Course Descriptions & Student Learning Outcomes

AJ 101 - Introduction To Administration Of Justice

  • Prerequisite: "C" or higher in ENG 22/60 or ESL 23, OR Placement in ENG 100

This is a comprehensive course on crime and its causes including the history and philosophy of the administration of justice in America, the development of the criminal justice system, identification of the various subsystems, role expectations and their interrelationships. Theories of crime, punishment, adjudication and rehabilitation and training for professionalism in the entire system are also explored.

3 hrs. lect. per week

Student Learning Outcomes

Upon successful completion of AJ 101, the student will be able to:

  • Articulate a basic understanding of the processes of American criminal justice, including the stages of criminal case development;
  • Demonstrate a basic understanding of the nature of the rule of law, and describe its purpose in Western democratic societies;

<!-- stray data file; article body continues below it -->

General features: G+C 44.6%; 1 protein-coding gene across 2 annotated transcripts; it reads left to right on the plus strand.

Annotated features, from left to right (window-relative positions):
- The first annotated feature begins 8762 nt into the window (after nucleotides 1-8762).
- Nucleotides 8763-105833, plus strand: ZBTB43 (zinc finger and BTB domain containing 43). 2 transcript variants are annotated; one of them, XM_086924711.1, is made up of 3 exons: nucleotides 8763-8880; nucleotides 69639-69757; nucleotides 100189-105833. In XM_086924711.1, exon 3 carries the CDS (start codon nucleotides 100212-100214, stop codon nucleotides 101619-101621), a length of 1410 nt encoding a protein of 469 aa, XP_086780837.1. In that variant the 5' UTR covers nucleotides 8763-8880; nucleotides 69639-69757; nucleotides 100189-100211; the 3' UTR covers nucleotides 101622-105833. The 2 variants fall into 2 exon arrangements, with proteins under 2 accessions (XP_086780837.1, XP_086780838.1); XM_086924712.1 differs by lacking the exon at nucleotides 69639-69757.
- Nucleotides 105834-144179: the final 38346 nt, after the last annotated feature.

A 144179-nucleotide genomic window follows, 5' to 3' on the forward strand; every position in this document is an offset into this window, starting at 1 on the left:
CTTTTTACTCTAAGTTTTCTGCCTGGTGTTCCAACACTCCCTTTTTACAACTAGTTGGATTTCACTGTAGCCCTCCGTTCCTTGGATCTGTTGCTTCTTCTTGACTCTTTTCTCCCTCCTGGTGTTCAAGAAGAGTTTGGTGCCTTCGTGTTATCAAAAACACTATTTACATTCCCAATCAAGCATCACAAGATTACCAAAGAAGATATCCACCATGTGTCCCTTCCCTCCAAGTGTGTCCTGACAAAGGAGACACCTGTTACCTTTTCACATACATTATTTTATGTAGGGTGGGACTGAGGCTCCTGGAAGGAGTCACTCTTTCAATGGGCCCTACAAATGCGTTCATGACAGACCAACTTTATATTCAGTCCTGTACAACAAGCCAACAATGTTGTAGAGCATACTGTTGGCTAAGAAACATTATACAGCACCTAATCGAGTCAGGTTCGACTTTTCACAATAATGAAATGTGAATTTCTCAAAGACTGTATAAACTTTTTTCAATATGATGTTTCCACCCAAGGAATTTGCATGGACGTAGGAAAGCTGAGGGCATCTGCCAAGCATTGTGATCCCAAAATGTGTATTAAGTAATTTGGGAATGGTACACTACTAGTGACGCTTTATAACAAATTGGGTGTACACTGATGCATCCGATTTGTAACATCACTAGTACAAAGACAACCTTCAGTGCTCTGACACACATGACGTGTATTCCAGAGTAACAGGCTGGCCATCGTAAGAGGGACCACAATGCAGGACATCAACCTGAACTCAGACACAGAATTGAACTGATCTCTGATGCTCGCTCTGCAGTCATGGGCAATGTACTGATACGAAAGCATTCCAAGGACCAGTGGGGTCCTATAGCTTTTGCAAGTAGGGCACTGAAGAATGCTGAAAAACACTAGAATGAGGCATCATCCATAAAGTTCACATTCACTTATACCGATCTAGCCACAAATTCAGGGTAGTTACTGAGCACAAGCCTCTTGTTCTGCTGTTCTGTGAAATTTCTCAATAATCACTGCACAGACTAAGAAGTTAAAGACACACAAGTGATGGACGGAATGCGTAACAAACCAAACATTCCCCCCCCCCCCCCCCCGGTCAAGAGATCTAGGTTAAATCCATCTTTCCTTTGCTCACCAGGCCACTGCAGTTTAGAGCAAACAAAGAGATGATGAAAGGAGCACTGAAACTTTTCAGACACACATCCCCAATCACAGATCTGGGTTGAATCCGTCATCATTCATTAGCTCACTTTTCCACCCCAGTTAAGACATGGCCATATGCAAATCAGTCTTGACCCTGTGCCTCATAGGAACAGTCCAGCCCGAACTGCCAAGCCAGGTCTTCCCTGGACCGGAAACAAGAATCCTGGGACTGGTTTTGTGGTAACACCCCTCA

• Appreciate the basic purposes of policing in democratic societies;
  • Demonstrate a basic understanding of the nature and guarantees of due process as well as legal aspects of policing, including the law of arrest, and search and seizure;
  • Express a developing awareness and deeper appreciation for the human aspects and complexities of police work;
  • Identify and describe the adjudication process, including the role of the courts, the typical stages in a criminal trial as well as the nature and purpose of the criminal trial;
  • Describe the five goals of contemporary criminal sentencing as well as the different sentencing practices that have been linked to each goal; and
  • Discuss the major characteristics and purposes of today's prisons and jails.

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